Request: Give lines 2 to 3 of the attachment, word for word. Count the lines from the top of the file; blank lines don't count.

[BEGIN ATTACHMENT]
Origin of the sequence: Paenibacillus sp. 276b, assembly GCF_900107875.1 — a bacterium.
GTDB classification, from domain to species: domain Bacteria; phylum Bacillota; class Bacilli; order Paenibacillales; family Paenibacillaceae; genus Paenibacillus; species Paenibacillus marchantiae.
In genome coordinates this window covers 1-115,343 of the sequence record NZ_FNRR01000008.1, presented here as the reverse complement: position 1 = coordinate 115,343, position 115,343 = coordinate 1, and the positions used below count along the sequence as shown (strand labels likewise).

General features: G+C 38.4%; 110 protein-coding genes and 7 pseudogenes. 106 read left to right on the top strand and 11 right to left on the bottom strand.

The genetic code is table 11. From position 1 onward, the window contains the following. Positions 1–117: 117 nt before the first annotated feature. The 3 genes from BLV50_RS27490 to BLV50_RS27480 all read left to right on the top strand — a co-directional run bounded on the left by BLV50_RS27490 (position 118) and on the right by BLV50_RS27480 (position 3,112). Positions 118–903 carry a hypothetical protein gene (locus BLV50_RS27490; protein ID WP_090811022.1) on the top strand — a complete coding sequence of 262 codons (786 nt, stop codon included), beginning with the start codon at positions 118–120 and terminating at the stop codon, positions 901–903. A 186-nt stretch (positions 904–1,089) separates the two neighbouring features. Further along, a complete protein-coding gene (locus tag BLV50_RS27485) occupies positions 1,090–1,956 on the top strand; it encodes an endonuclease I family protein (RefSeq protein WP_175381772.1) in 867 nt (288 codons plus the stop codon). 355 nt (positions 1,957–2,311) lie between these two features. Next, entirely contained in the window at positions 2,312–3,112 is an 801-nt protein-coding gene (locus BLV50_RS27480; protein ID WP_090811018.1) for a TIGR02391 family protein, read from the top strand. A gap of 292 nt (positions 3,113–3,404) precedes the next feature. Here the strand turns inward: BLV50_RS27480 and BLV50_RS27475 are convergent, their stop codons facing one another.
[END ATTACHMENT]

GTDB classification, from domain to species: domain Bacteria; phylum Bacillota; class Bacilli; order Paenibacillales; family Paenibacillaceae; genus Paenibacillus; species Paenibacillus marchantiae.
In genome coordinates this window covers 1-115,343 of the sequence record NZ_FNRR01000008.1, presented here as the reverse complement: position 1 = coordinate 115,343, position 115,343 = coordinate 1, and the positions used below count along the sequence as shown (strand labels likewise).